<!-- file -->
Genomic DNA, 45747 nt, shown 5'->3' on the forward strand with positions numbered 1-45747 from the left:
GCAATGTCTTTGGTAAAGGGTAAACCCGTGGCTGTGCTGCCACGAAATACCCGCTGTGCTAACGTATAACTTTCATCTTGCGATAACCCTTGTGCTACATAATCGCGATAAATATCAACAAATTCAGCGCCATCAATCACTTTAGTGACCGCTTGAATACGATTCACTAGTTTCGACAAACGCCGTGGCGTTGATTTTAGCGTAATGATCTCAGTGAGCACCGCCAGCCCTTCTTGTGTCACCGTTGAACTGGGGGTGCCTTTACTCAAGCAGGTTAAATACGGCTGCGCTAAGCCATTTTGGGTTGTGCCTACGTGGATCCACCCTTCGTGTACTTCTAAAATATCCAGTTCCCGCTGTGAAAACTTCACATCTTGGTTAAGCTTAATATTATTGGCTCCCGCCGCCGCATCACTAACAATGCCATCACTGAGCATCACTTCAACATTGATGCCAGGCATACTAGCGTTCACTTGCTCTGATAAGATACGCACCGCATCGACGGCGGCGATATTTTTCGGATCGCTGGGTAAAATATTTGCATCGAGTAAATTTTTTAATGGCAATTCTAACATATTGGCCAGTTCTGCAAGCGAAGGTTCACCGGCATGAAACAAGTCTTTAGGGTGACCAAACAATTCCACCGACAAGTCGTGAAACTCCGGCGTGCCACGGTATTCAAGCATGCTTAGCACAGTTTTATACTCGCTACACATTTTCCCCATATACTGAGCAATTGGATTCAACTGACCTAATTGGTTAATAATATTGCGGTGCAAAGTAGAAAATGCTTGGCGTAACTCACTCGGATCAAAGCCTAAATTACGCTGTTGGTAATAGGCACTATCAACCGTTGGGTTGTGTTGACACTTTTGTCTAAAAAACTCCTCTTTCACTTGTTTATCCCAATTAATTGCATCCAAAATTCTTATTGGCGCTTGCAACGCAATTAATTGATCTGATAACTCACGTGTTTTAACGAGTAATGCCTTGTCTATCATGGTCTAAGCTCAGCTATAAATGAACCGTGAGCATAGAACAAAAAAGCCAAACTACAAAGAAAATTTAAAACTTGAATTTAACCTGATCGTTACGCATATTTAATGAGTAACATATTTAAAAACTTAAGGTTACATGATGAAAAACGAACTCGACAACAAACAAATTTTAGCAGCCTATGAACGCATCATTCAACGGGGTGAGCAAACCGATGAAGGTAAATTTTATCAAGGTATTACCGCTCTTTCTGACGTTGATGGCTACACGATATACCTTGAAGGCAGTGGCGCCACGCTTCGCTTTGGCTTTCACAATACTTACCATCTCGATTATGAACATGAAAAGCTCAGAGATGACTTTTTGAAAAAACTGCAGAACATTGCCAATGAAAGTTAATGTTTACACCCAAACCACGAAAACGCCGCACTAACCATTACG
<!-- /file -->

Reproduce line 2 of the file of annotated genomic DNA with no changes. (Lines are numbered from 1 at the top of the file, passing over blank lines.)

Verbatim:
GCAATGTCTTTGGTAAAGGGTAAACCCGTGGCTGTGCTGCCACGAAATACCCGCTGTGCTAACGTATAACTTTCATCTTGCGATAACCCTTGTGCTACATAATCGCGATAAATATCAACAAATTCAGCGCCATCAATCACTTTAGTGACCGCTTGAATACGATTCACTAGTTTCGACAAACGCCGTGGCGTTGATTTTAGCGTAATGATCTCAGTGAGCACCGCCAGCCCTTCTTGTGTCACCGTTGAACTGGGGGTGCCTTTACTCAAGCAGGTTAAATACGGCTGCGCTAAGCCATTTTGGGTTGTGCCTACGTGGATCCACCCTTCGTGTACTTCTAAAATATCCAGTTCCCGCTGTGAAAACTTCACATCTTGGTTAAGCTTAATATTATTGGCTCCCGCCGCCGCATCACTAACAATGCCATCACTGAGCATCACTTCAACATTGATGCCAGGCATACTAGCGTTCACTTGCTCTGATAAGATACGCACCGCATCGACGGCGGCGATATTTTTCGGATCGCTGGGTAAAATATTTGCATCGAGTAAATTTTTTAATGGCAATTCTAACATATTGGCCAGTTCTGCAAGCGAAGGTTCACCGGCATGAAACAAGTCTTTAGGGTGACCAAACAATTCCACCGACAAGTCGTGAAACTCCGGCGTGCCACGGTATTCAAGCATGCTTAGCACAGTTTTATACTCGCTACACATTTTCCCCATATACTGAGCAATTGGATTCAACTGACCTAATTGGTTAATAATATTGCGGTGCAAAGTAGAAAATGCTTGGCGTAACTCACTCGGATCAAAGCCTAAATTACGCTGTTGGTAATAGGCACTATCAACCGTTGGGTTGTGTTGACACTTTTGTCTAAAAAACTCCTCTTTCACTTGTTTATCCCAATTAATTGCATCCAAAATTCTTATTGGCGCTTGCAACGCAATTAATTGATCTGATAACTCACGTGTTTTAACGAGTAATGCCTTGTCTATCATGGTCTAAGCTCAGCTATAAATGAACCGTGAGCATAGAACAAAAAAGCCAAACTACAAAGAAAATTTAAAACTTGAATTTAACCTGATCGTTACGCATATTTAATGAGTAACATATTTAAAAACTTAAGGTTACATGATGAAAAACGAACTCGACAACAAACAAATTTTAGCAGCCTATGAACGCATCATTCAACGGGGTGAGCAAACCGATGAAGGTAAATTTTATCAAGGTATTACCGCTCTTTCTGACGTTGATGGCTACACGATATACCTTGAAGGCAGTGGCGCCACGCTTCGCTTTGGCTTTCACAATACTTACCATCTCGATTATGAACATGAAAAGCTCAGAGATGACTTTTTGAAAAAACTGCAGAACATTGCCAATGAAAGTTAATGTTTACACCCAAACCACGAAAACGCCGCACTAACCATTACG